What you need to know about sitting too much
Health professionals weigh in: What happens when you sit too much? How can you fix it?
Whether you’re sitting at the station waiting for the call that will spring you into action or lounging around off duty, it’s important to pay attention to the amount of time spent in the seated position, as well as how you sit.
Sitting for prolonged periods of time, with poor posture, has more negative effects on your health than you may think. Let’s leave it to the professionals to explain.
Meet the Doctors
Dr. Matt Tanneberg, DC, CSCS
According to Dr. Tanneberg, “When you [sit] every day, something called ‘creep’ sets in – that is, long-term stretching of a muscle. When a muscle is stretched out too much, it doesn't want to be torn, and its response is to spasm and tense up so it can't be stretched any more. It's your body trying to guard and lock down that area.”
The Doctor’s Recommendations:
- To keep from slouching, put a lumbar support or a small pillow behind the small of your lower back.
- Try not to sit for longer than a half hour at a time. Set an alarm for every 20-30 minutes. When the alarm goes off, get up, stretch out, get a drink of water, go to the bathroom, move around, etc.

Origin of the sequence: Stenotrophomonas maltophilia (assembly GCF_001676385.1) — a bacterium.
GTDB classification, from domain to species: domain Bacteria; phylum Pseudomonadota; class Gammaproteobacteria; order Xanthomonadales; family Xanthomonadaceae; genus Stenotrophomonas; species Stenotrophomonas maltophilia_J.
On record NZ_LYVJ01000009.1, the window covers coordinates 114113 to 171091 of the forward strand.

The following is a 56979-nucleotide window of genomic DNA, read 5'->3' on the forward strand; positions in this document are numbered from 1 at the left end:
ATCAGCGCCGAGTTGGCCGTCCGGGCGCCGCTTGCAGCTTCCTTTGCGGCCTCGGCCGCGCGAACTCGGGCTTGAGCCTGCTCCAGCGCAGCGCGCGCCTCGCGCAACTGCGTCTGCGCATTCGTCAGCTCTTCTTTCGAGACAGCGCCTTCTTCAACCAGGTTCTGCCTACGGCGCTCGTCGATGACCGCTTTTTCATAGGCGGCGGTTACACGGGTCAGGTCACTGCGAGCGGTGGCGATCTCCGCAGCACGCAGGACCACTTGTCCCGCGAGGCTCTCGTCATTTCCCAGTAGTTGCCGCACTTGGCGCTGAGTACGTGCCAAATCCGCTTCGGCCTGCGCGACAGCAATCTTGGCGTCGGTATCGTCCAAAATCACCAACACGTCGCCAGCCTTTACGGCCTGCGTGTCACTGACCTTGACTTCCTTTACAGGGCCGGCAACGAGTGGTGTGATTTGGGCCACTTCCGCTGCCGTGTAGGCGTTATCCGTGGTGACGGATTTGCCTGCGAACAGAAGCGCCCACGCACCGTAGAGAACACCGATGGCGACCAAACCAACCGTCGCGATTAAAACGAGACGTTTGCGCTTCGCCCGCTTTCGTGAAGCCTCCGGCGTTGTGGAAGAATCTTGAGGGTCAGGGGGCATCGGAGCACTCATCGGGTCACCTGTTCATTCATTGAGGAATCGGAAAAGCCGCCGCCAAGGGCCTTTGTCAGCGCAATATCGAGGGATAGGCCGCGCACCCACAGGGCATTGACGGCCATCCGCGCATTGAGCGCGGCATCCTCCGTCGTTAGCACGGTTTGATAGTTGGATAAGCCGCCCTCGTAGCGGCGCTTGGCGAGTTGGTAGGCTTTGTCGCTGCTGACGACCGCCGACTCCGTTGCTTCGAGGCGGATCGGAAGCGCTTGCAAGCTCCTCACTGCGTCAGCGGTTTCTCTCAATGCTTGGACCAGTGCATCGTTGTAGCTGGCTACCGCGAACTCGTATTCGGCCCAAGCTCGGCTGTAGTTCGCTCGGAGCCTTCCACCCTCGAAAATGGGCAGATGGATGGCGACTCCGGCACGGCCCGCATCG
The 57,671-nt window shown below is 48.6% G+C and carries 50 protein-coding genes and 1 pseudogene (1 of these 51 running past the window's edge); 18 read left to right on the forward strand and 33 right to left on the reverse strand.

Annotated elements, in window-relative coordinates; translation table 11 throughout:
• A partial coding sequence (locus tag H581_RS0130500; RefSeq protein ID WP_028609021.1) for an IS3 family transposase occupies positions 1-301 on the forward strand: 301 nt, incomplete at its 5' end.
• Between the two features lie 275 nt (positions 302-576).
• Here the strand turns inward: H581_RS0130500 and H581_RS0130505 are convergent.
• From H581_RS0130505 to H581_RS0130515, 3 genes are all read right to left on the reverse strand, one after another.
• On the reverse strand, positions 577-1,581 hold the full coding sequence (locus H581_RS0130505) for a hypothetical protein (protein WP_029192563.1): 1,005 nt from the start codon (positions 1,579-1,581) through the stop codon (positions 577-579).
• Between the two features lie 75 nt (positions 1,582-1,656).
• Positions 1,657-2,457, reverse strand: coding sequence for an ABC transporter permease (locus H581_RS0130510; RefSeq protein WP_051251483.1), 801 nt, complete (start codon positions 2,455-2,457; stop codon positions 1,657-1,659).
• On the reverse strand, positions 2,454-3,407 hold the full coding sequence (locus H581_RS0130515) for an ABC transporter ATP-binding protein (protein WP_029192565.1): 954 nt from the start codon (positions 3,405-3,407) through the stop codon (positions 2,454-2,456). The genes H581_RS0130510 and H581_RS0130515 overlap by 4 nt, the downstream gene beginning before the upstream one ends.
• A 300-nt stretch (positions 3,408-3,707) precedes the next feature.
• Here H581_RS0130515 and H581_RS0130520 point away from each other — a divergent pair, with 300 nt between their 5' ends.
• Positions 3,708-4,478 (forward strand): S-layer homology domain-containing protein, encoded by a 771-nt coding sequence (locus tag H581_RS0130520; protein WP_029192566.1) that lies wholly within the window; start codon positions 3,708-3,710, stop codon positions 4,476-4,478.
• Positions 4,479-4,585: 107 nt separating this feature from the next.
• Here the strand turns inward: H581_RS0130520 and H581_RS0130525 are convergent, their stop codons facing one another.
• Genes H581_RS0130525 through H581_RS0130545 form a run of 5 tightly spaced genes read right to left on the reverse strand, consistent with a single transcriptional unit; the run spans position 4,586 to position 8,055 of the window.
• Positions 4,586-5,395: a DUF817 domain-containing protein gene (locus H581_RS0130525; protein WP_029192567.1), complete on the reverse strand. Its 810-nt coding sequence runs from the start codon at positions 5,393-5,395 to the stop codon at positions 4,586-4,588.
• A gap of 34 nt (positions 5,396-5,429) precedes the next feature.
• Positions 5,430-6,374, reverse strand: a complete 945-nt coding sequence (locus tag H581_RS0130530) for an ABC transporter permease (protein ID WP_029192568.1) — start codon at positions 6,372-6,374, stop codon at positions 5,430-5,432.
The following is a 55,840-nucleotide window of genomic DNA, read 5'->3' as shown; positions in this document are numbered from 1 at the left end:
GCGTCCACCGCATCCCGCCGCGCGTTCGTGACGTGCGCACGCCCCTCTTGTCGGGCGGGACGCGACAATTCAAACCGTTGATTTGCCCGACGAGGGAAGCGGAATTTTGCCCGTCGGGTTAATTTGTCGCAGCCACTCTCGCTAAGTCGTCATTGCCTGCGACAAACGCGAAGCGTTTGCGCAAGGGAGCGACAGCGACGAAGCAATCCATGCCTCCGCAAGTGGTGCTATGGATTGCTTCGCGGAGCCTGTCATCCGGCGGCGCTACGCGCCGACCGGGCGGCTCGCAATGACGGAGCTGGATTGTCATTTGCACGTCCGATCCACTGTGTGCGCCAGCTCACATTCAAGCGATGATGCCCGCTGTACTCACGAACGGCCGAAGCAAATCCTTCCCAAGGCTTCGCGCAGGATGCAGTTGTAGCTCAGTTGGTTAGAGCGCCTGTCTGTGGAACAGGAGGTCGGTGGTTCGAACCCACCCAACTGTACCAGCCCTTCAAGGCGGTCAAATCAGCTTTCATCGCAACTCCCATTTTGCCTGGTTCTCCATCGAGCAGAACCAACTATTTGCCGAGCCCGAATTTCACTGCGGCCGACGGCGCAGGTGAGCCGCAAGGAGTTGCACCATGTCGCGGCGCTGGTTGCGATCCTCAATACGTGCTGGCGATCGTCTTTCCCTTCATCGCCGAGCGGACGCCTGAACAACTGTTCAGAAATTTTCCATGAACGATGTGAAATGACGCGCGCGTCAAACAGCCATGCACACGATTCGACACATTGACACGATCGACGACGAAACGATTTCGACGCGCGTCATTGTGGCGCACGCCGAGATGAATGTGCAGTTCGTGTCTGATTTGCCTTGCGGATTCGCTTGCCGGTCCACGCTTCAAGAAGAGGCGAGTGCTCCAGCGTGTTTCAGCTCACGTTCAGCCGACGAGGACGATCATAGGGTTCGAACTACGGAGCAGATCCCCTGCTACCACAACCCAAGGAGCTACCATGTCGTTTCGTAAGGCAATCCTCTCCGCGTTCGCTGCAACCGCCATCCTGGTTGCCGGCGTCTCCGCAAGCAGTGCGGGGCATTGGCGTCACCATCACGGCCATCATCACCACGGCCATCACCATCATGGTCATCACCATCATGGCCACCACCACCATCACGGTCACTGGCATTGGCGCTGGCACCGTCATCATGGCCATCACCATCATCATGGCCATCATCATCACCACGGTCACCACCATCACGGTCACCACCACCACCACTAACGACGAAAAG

Dr. Scott Schreiber, DC, DACRB, DCBCN, MS, LDN, Cert. MDT, CKTP, CNS
Dr. Schreiber explains to FireRescue1 that sitting “contributes to the obesity epidemic, weakens the abdominal muscles and gluteus muscles, causes tightness in the hip flexors and puts excessive strain on the neck and back. Hip flexor stretches are a must.”
The Doctor’s Recommendations:
The psoas stretch:
- Kneel on the floor with one knee, keeping the other knee at a right angle
- Bend your spine toward the knee not on the floor
- Lean forward, opening up the hip flexor
- Raise your arm above your head for a deeper stretch
- Hold for 30 seconds
Meet the Yogis
Gretchen Lightfoot, RYT-500, Owner of Goorus Yoga Studio
Lightfoot says, “Try to squeeze in a bit of walking throughout your day. It’ll lighten your mood.”
The Yogi’s Recommendations:
The chair twist can help relieve lower back, neck and sciatica pain; wring out toxins; and aid with digestion.